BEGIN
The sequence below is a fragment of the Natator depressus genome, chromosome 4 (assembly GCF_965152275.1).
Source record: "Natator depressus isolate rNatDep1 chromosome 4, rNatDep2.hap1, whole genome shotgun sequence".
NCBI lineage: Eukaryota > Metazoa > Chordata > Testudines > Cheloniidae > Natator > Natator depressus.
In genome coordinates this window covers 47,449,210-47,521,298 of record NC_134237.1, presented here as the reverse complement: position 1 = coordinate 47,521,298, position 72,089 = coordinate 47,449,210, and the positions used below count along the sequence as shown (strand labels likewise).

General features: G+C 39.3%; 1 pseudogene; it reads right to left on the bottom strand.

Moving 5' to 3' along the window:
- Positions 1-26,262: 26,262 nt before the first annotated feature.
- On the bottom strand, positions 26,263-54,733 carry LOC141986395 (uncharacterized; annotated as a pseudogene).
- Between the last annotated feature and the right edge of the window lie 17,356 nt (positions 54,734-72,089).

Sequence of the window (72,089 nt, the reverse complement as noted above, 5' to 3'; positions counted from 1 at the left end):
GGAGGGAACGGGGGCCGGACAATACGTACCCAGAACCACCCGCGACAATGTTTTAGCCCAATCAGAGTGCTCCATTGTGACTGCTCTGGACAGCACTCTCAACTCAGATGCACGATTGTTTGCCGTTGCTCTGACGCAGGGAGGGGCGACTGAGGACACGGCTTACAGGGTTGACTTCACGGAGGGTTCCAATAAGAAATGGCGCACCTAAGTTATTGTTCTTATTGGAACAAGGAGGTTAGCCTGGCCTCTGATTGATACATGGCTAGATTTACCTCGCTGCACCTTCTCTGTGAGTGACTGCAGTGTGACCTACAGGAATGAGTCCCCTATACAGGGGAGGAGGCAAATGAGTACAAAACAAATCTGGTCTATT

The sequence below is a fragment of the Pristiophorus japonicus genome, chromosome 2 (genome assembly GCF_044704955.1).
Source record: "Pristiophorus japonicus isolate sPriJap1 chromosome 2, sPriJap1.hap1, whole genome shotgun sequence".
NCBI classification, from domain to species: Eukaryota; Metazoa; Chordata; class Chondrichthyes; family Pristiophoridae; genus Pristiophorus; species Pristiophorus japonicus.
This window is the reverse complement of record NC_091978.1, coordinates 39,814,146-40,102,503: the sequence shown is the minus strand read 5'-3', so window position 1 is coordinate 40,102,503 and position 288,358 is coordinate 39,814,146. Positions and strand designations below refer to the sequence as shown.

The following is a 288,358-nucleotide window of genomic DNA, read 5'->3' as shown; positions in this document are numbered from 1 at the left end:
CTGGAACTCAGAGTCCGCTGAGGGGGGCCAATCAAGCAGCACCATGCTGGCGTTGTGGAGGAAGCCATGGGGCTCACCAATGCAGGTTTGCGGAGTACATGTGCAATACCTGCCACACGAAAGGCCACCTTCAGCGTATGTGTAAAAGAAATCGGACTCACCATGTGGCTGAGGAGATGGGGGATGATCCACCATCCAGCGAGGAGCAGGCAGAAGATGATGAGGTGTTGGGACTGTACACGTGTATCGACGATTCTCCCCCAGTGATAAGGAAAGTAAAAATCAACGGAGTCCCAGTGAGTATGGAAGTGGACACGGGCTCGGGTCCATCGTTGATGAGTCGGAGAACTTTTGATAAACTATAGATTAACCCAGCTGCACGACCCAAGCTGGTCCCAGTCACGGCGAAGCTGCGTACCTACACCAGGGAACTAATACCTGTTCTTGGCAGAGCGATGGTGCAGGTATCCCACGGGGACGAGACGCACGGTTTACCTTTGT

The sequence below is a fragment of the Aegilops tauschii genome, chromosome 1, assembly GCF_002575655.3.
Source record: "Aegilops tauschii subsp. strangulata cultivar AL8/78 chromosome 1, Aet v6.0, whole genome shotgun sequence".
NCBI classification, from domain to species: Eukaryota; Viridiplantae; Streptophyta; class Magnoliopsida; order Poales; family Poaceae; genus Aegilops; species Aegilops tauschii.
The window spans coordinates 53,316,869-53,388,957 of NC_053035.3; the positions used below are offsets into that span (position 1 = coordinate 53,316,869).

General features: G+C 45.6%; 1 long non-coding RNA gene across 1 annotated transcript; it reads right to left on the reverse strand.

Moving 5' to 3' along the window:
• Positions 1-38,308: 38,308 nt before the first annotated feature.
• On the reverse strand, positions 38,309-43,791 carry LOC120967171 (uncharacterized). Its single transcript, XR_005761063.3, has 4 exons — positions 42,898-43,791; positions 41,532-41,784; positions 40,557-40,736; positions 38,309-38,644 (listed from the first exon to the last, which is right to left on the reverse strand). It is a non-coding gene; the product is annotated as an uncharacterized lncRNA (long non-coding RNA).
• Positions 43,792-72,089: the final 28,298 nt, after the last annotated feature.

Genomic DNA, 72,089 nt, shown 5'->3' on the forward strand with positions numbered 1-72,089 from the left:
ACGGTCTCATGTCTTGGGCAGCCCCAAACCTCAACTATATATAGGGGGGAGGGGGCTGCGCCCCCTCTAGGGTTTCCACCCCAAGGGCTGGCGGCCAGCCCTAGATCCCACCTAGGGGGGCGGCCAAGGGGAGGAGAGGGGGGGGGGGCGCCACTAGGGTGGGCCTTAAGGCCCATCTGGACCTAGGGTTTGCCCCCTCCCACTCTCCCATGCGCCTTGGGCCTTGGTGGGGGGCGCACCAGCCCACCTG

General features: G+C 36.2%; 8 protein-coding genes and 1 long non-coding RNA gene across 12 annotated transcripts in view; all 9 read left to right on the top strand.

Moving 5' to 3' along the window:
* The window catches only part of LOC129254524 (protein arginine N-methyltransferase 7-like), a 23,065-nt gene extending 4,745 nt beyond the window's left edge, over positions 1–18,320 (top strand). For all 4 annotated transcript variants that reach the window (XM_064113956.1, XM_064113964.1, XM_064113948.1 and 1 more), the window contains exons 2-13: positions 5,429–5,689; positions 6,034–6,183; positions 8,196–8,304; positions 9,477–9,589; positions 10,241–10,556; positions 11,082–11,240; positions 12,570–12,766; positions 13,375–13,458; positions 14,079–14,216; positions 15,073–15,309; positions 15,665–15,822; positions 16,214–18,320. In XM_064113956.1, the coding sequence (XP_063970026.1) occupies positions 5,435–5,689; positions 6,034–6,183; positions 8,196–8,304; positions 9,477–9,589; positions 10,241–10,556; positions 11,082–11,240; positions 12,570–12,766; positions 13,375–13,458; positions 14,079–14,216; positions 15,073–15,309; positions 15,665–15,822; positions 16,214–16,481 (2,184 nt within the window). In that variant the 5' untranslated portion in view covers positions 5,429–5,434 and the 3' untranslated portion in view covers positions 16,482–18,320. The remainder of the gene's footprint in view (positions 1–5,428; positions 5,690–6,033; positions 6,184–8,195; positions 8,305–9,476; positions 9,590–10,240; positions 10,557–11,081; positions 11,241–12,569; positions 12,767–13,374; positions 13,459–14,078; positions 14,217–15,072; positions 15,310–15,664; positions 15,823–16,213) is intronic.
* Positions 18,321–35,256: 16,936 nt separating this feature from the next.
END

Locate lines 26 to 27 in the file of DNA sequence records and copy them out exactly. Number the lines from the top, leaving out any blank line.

• Positions 43,792-72,089: the final 28,298 nt, after the last annotated feature.

Genomic DNA, 72,089 nt, shown 5'->3' on the forward strand with positions numbered 1-72,089 from the left: